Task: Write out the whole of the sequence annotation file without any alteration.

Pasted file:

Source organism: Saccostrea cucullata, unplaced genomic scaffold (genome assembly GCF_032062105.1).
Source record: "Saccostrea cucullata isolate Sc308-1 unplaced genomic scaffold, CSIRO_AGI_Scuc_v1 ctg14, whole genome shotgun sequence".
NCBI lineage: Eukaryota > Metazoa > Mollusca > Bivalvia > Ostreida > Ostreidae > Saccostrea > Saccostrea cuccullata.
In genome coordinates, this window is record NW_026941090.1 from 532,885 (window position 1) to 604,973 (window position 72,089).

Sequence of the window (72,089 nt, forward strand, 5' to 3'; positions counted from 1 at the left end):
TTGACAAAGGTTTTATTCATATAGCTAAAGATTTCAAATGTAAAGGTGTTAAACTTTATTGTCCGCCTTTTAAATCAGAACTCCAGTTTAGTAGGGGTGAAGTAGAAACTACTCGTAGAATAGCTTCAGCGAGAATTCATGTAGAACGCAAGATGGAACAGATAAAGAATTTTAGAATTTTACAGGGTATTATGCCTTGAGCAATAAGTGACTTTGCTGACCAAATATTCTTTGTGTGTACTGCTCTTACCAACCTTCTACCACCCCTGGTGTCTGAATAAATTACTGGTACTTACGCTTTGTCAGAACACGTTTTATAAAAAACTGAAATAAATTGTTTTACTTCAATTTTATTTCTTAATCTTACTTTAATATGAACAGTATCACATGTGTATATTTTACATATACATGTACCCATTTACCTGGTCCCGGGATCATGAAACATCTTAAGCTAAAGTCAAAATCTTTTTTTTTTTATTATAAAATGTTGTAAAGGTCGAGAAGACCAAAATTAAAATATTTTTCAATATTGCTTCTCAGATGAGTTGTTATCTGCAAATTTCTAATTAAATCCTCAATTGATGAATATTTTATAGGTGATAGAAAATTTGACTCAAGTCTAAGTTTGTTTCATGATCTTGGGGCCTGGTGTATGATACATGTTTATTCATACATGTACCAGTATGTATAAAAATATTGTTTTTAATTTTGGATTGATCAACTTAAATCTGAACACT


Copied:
Source organism: Saccostrea cucullata, unplaced genomic scaffold (genome assembly GCF_032062105.1).
Source record: "Saccostrea cucullata isolate Sc308-1 unplaced genomic scaffold, CSIRO_AGI_Scuc_v1 ctg14, whole genome shotgun sequence".
NCBI lineage: Eukaryota > Metazoa > Mollusca > Bivalvia > Ostreida > Ostreidae > Saccostrea > Saccostrea cuccullata.
In genome coordinates, this window is record NW_026941090.1 from 532,885 (window position 1) to 604,973 (window position 72,089).

Sequence of the window (72,089 nt, forward strand, 5' to 3'; positions counted from 1 at the left end):
TTGACAAAGGTTTTATTCATATAGCTAAAGATTTCAAATGTAAAGGTGTTAAACTTTATTGTCCGCCTTTTAAATCAGAACTCCAGTTTAGTAGGGGTGAAGTAGAAACTACTCGTAGAATAGCTTCAGCGAGAATTCATGTAGAACGCAAGATGGAACAGATAAAGAATTTTAGAATTTTACAGGGTATTATGCCTTGAGCAATAAGTGACTTTGCTGACCAAATATTCTTTGTGTGTACTGCTCTTACCAACCTTCTACCACCCCTGGTGTCTGAATAAATTACTGGTACTTACGCTTTGTCAGAACACGTTTTATAAAAAACTGAAATAAATTGTTTTACTTCAATTTTATTTCTTAATCTTACTTTAATATGAACAGTATCACATGTGTATATTTTACATATACATGTACCCATTTACCTGGTCCCGGGATCATGAAACATCTTAAGCTAAAGTCAAAATCTTTTTTTTTTTATTATAAAATGTTGTAAAGGTCGAGAAGACCAAAATTAAAATATTTTTCAATATTGCTTCTCAGATGAGTTGTTATCTGCAAATTTCTAATTAAATCCTCAATTGATGAATATTTTATAGGTGATAGAAAATTTGACTCAAGTCTAAGTTTGTTTCATGATCTTGGGGCCTGGTGTATGATACATGTTTATTCATACATGTACCAGTATGTATAAAAATATTGTTTTTAATTTTGGATTGATCAACTTAAATCTGAACACT